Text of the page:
A thousand years from now, scientists will still be discussing the work of Stephen Hawking, the British astrophysicist who changed the way humanity views the universe.
The Cambridge professor was a man of mind-boggling achievements - far more than just a dusty scientist who studied the universe.
British physicist and Professor Brian Cox called him "one of the greats" saying physicists in 1,000 years' time "will still be talking about Hawking radiation", his theory about black holes.
Professor Hawking, 76, died peacefully at home in Cambridge, his family said on Wednesday, leaving behind a generation of young scientists inspired the depth and breathe of his achievements.
He was lauded for his book A Brief History of Time – an unusual addition to the best-seller lists – and was the first to set out a theory of cosmology as a union of relativity and quantum mechanics.
As a young graduate student in the 1960s, he showed that Albert Einstein’s theory of gravity broke down completely at the birth of the universe. He went on to discover hidden links between gravity, quantum theory – the rules of the sub-atomic world – and thermodynamics, originally devised to understand steam engines.
In the process, Hawking showed that black holes - bizarre objects whose intense gravity was supposed to trap everything within them - can actually emit heat.
Born in Oxford, England in 1942, Hawking read physics at Oxford University – to the dismay of his father, who wanted him to study medicine. He bored easily, however, and told examiners that if they awarded him a first, he would go to the University of Cambridge. Hawking was working a PhD on cosmology in Cambridge when doctors diagnosed him with motor neurone disease and gave him two years to live. Hawking then set to work on a PhD exposing the limits of Einstein's theory of gravity.
Later in his career, Professor Hawking predicted the end of humanity from global warming, a new virus or a large comet, and believed it was rational to assume there was intelligent life elsewhere in the universe.
The scientist’s personal life was as complex as his scientific work. He met his first wife, Jane Wilde, in 1963 before he was diagnosed with a paralysing disease that would confine him to a wheelchair. They had three children and divorced. He began a relationship with his nurse, Elaine Mason, who he married in 1995 and also divorced in 2006 amid abuse allegations Professor Hawking denied.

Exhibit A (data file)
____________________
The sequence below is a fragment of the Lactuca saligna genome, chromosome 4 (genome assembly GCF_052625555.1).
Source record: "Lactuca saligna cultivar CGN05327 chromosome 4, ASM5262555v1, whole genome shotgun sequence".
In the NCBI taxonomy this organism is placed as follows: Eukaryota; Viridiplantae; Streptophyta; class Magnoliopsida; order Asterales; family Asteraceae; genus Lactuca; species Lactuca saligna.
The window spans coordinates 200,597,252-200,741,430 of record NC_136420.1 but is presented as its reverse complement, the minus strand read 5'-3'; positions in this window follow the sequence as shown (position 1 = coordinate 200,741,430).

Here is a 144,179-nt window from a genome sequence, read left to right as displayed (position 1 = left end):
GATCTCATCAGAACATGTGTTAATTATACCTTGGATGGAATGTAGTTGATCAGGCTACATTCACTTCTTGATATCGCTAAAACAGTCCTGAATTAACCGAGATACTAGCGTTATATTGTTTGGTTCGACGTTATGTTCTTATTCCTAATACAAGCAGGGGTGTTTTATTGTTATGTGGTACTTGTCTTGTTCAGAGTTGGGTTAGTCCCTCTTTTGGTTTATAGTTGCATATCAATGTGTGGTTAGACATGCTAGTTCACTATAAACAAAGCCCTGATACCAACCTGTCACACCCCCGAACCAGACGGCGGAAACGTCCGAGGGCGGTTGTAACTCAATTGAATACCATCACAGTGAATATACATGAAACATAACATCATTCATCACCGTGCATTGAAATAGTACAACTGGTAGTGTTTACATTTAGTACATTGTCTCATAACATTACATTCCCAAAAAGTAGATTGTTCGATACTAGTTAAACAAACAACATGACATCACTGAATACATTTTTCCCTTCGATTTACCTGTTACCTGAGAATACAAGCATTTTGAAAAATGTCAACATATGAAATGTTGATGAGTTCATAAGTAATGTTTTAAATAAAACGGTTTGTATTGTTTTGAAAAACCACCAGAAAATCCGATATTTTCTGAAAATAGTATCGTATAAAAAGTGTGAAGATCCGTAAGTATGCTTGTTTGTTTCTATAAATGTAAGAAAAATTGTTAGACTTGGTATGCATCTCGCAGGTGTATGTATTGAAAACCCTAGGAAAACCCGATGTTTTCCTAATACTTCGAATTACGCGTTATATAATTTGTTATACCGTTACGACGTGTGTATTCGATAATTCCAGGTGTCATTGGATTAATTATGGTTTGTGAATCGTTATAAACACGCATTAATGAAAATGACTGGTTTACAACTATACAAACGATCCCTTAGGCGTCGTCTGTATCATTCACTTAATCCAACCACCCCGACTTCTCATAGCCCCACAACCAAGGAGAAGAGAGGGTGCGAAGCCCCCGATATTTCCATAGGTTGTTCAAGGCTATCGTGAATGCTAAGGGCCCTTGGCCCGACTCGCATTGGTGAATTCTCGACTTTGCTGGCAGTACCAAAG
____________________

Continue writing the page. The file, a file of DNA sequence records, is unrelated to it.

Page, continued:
Professor Hawking’s children, Lucy, Robert and Tim, called him an extraordinary man whose courage, persistence, brilliance and humour inspired people around the world: “He once said: ‘It would not be much of a universe if it wasn’t home to the people you love.’ We will miss him for ever,” his children said in a statement.
His exceptional contributions to scientific knowledge and the popularisation of science and mathematics left an indelible legacy, University of Cambridge vice chancellor Stephen Toope said: “His character was an inspiration to millions.”
The film The Theory of Everything, released in 2014, illustrated the tension in Professor Hawking’s private and professional lives and garnered a best actor Academy Award for star Eddie Redmayne.
Mr Redmayne was among those paying tribute to Professor Hawking on Wednesday, calling him “a truly beautiful mind, an astonishing scientist and the funniest man I have ever had the pleasure to meet.”
Major Timothy Nigel Peake, a British Army Air Corps officer and European Space Agency astronaut, said he inspired generations “to look beyond our own blue planet” and expand the understanding of the universe.
"A star just went out in the cosmos," Lawrence Krauss, a cosmologist and theoretical physicist, tweeted. "We have lost an amazing human being."